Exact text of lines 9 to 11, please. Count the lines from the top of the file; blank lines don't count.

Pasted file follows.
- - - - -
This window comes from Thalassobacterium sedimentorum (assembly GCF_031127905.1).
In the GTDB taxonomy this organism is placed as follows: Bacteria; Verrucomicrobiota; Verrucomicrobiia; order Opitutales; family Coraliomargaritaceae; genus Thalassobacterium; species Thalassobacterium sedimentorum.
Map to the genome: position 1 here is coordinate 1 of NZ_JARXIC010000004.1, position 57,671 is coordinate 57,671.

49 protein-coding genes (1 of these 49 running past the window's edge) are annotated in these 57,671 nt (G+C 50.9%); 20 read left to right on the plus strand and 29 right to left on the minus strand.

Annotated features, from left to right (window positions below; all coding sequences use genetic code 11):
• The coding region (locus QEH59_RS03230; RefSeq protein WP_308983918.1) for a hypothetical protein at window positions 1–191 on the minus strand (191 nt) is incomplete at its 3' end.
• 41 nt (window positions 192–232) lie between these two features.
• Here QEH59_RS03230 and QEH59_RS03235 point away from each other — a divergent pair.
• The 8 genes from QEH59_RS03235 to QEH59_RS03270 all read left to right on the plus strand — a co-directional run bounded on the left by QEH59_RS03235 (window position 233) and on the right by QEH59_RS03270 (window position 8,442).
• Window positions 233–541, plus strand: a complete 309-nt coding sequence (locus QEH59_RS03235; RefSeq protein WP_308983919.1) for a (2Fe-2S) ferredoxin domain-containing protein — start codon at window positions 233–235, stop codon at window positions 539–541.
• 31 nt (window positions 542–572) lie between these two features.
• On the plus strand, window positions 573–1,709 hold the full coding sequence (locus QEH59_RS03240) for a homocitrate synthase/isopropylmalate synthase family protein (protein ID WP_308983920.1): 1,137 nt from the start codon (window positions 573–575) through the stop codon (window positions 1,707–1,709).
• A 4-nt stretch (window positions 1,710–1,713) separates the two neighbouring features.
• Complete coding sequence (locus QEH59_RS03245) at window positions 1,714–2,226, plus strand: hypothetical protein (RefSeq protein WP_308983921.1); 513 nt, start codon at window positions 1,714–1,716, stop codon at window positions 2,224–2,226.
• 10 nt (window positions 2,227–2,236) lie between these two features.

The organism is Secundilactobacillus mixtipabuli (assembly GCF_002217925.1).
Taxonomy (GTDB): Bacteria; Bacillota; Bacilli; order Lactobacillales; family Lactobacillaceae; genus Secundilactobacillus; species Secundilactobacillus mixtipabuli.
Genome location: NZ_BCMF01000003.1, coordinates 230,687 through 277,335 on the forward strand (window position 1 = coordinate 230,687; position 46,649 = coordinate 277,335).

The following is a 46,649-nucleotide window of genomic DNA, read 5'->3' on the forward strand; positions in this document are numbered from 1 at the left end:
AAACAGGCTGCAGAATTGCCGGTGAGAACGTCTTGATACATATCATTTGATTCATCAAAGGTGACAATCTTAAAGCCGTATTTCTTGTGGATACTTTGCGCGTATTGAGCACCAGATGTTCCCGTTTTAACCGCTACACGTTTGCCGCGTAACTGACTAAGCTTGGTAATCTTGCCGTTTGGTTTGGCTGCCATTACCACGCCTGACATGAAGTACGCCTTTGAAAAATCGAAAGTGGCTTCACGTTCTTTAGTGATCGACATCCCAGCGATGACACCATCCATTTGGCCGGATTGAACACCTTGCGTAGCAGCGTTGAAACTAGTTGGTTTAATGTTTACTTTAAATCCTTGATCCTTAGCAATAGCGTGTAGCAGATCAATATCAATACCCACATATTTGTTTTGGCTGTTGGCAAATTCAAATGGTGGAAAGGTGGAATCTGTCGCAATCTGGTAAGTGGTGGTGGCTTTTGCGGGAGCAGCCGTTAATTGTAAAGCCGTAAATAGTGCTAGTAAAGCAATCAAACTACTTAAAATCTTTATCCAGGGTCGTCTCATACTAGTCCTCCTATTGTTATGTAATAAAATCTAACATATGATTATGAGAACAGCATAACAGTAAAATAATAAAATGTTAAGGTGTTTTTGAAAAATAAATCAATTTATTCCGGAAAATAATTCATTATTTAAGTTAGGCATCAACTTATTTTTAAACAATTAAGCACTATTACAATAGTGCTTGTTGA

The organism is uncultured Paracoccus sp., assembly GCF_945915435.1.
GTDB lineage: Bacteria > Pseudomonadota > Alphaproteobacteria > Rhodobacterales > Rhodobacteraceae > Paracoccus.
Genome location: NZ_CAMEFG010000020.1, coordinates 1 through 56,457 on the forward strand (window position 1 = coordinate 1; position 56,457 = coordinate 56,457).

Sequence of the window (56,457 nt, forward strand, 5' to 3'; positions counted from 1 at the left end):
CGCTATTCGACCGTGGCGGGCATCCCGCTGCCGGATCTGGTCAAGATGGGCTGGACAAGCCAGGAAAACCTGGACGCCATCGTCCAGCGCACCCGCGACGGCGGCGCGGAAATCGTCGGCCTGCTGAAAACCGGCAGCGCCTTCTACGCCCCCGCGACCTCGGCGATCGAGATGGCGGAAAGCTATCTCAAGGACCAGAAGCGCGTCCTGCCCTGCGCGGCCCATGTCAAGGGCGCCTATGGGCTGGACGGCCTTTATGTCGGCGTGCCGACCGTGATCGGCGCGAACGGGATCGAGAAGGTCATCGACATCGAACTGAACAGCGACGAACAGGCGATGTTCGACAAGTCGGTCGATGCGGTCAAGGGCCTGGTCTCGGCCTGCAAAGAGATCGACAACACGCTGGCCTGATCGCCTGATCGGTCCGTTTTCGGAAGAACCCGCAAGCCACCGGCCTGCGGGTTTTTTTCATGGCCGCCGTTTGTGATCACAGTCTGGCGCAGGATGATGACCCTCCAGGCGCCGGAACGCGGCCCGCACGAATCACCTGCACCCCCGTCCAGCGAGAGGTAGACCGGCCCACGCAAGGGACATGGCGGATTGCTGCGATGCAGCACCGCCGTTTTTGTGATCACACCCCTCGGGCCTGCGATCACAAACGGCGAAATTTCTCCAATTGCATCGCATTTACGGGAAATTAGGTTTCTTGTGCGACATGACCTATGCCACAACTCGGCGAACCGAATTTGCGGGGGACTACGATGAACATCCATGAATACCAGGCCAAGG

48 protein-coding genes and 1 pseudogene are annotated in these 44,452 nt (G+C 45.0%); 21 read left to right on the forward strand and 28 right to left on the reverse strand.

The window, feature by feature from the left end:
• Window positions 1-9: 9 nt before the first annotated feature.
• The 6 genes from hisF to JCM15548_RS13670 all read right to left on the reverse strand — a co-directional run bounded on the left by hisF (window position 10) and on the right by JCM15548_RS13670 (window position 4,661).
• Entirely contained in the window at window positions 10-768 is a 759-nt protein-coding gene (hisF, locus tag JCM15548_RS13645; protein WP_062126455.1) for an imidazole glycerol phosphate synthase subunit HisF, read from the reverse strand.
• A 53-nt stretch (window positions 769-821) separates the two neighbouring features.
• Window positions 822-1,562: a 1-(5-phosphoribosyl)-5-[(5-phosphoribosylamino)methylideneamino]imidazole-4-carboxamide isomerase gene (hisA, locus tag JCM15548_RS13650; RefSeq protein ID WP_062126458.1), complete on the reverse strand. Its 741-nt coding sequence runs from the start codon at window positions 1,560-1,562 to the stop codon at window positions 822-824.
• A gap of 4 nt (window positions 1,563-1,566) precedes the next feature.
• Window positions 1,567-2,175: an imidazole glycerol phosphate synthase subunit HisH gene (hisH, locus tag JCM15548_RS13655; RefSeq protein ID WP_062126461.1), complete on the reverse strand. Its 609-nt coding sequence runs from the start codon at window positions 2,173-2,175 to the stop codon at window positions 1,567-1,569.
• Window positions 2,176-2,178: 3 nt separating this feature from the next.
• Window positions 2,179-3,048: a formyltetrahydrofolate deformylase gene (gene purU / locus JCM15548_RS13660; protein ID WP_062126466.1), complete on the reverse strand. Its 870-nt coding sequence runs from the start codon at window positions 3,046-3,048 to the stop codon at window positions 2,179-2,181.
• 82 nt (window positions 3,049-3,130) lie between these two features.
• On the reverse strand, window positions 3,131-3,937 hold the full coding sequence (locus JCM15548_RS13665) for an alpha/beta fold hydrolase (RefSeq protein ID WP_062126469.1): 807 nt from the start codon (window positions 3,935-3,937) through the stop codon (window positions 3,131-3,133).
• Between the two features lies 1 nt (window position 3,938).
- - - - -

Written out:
• The 8 genes from QEH59_RS03235 to QEH59_RS03270 all read left to right on the plus strand — a co-directional run bounded on the left by QEH59_RS03235 (window position 233) and on the right by QEH59_RS03270 (window position 8,442).
• Window positions 233–541, plus strand: a complete 309-nt coding sequence (locus QEH59_RS03235; RefSeq protein WP_308983919.1) for a (2Fe-2S) ferredoxin domain-containing protein — start codon at window positions 233–235, stop codon at window positions 539–541.
• 31 nt (window positions 542–572) lie between these two features.